The Department of Agriculture, Forestry and Fisheries (DAFF) says it is working with the equine industry on protective measures for horses in the African Horse Sickness (AHS) infected zone in order to reduce the severity of AHS outbreaks.
AHS is transmitted by flying insects (midges), making restriction of horse movements less effective in the control of the disease.
AHS outbreaks are expected to occur in the AHS infected zone from November to May, often with a peak from February to April - depending on climatic factors such as rainfall and temperature.
“Outbreaks of AHS in Gauteng and Mpumalanga were officially reported to DAFF in February and March 2019. However, there is currently no conclusive information indicative of unusually high incidences of AHS outbreaks for this time of the year,” the department said.
In most of South Africa, except for a part of the Western Cape province, AHS is endemic.
According to the department, certain parts of the Western Cape Province have been legislated as AHS controlled areas in terms of the Animal Diseases Act 1984 (Act no. 35 of 84) and these areas are generally free from AHS.
“No outbreak has been reported from the AHS controlled area of the Western Cape province,” the department said.
The department said that restrictions on equid movements within the AHS infected zone are not routinely implemented by State veterinary services, because this would be almost impossible to control and would be seen as unnecessarily restrictive by the majority of affected horse owners.
“DAFF is working with the equine industry on protective measures for horses in the AHS infected zone with the aim of reducing the severity of AHS outbreaks, while being neither too restrictive on the movement and trade of equids within the AHS infected zone, nor too onerous with regards to the administrative and financial burden of all role-players involved with equids,” the department said.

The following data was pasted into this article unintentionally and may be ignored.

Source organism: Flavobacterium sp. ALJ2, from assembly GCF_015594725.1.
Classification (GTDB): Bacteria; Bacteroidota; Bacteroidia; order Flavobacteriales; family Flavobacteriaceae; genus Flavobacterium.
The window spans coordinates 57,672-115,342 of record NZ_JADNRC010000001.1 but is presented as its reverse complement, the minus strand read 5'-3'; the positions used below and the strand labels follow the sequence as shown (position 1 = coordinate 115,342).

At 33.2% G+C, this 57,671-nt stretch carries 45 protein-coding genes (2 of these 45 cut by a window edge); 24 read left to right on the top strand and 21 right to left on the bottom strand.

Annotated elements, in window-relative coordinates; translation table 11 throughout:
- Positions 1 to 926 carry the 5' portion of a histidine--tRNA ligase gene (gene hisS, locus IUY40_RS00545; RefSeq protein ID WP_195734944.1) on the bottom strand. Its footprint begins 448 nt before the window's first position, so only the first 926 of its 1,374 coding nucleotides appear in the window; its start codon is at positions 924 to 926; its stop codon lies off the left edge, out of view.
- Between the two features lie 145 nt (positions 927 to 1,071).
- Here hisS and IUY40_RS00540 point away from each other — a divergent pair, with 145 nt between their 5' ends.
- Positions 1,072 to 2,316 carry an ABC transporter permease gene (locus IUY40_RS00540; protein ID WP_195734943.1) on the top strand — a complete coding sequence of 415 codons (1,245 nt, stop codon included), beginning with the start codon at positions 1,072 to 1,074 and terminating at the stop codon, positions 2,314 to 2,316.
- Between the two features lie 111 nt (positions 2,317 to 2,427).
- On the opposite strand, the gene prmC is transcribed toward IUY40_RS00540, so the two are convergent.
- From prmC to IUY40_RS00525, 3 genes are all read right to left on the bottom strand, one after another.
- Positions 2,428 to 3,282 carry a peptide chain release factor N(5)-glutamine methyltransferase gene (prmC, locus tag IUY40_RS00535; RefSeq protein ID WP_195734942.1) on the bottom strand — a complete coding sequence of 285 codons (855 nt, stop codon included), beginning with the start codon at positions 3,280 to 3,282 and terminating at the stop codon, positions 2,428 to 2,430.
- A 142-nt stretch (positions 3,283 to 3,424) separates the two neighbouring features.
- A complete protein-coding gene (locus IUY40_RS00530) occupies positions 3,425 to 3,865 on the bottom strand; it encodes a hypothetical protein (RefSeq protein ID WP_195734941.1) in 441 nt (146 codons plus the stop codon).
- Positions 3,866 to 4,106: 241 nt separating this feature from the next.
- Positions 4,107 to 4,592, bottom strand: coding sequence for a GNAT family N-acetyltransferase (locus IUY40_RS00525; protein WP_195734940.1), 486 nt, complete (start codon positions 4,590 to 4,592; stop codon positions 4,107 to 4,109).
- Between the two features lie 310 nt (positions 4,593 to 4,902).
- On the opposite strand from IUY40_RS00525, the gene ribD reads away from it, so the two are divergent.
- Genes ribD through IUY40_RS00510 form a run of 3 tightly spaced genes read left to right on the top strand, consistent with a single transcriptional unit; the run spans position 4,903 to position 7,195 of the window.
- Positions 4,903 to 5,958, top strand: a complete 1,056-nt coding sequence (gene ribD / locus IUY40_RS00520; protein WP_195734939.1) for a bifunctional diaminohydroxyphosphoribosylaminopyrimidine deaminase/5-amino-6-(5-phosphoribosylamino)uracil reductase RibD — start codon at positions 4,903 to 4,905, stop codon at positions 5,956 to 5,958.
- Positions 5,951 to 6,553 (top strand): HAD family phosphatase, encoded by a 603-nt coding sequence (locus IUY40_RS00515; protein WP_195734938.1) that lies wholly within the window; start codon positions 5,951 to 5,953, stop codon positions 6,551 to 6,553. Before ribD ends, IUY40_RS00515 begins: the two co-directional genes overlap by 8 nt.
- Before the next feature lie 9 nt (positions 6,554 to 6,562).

The department has advised owners of animal to contact their local state veterinarians to ascertain whether local movement restrictions have been implemented for a particular area.
The Animal Diseases Act 1984 (Act no. 35 of 84) requires that owners and managers of animals take all reasonable steps to protect their animals and prevent the spreading of diseases from their animals. The movement of equids that are infected with the AHS virus may increase the risk of AHS to other equids and should therefore be limited.
The owners are also advised to contact local animal health technician or state veterinarian if they are unsure what AHS zone their animals are in, or if they require any guidance with regards to AHS control measures or reporting.
Contact details for the provincial veterinary services and your local state veterinarian can be accessed by using the following link: https://www.daff.gov.za/daffweb3/Branches/Agricultural-Production-Health-Food-Safety/Animal-Health/contacts/provincialveterinary. – SAnews.gov.za